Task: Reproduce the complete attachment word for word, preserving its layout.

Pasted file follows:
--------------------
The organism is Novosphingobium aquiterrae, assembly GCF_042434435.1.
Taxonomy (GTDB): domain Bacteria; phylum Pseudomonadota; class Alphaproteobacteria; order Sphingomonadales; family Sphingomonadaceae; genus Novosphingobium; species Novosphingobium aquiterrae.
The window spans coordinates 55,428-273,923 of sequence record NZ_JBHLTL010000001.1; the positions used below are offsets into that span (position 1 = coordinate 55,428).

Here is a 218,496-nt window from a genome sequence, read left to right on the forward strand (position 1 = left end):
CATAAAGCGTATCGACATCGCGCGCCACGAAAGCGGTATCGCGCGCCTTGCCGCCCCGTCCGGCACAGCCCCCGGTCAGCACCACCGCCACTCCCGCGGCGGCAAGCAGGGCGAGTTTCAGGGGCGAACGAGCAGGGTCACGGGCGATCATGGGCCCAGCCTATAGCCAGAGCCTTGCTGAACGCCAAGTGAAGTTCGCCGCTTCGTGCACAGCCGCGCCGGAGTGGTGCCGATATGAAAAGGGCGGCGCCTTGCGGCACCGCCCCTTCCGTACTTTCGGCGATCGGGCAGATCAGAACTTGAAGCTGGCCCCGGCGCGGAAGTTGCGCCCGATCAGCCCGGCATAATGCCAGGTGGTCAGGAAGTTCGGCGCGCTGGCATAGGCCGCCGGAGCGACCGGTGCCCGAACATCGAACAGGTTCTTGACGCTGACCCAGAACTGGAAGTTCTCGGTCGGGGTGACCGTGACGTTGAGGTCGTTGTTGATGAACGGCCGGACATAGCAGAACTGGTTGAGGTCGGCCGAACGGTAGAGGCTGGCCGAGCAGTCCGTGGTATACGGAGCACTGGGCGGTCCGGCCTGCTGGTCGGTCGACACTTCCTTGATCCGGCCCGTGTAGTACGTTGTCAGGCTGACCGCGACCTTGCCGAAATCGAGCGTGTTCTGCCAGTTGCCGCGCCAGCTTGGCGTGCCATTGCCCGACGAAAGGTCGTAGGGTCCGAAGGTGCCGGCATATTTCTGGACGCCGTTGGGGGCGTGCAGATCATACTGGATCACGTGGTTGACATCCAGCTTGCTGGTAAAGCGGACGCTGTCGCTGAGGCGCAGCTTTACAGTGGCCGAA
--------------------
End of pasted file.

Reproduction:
The organism is Novosphingobium aquiterrae, assembly GCF_042434435.1.
Taxonomy (GTDB): domain Bacteria; phylum Pseudomonadota; class Alphaproteobacteria; order Sphingomonadales; family Sphingomonadaceae; genus Novosphingobium; species Novosphingobium aquiterrae.
The window spans coordinates 55,428-273,923 of sequence record NZ_JBHLTL010000001.1; the positions used below are offsets into that span (position 1 = coordinate 55,428).

Here is a 218,496-nt window from a genome sequence, read left to right on the forward strand (position 1 = left end):
CATAAAGCGTATCGACATCGCGCGCCACGAAAGCGGTATCGCGCGCCTTGCCGCCCCGTCCGGCACAGCCCCCGGTCAGCACCACCGCCACTCCCGCGGCGGCAAGCAGGGCGAGTTTCAGGGGCGAACGAGCAGGGTCACGGGCGATCATGGGCCCAGCCTATAGCCAGAGCCTTGCTGAACGCCAAGTGAAGTTCGCCGCTTCGTGCACAGCCGCGCCGGAGTGGTGCCGATATGAAAAGGGCGGCGCCTTGCGGCACCGCCCCTTCCGTACTTTCGGCGATCGGGCAGATCAGAACTTGAAGCTGGCCCCGGCGCGGAAGTTGCGCCCGATCAGCCCGGCATAATGCCAGGTGGTCAGGAAGTTCGGCGCGCTGGCATAGGCCGCCGGAGCGACCGGTGCCCGAACATCGAACAGGTTCTTGACGCTGACCCAGAACTGGAAGTTCTCGGTCGGGGTGACCGTGACGTTGAGGTCGTTGTTGATGAACGGCCGGACATAGCAGAACTGGTTGAGGTCGGCCGAACGGTAGAGGCTGGCCGAGCAGTCCGTGGTATACGGAGCACTGGGCGGTCCGGCCTGCTGGTCGGTCGACACTTCCTTGATCCGGCCCGTGTAGTACGTTGTCAGGCTGACCGCGACCTTGCCGAAATCGAGCGTGTTCTGCCAGTTGCCGCGCCAGCTTGGCGTGCCATTGCCCGACGAAAGGTCGTAGGGTCCGAAGGTGCCGGCATATTTCTGGACGCCGTTGGGGGCGTGCAGATCATACTGGATCACGTGGTTGACATCCAGCTTGCTGGTAAAGCGGACGCTGTCGCTGAGGCGCAGCTTTACAGTGGCCGAA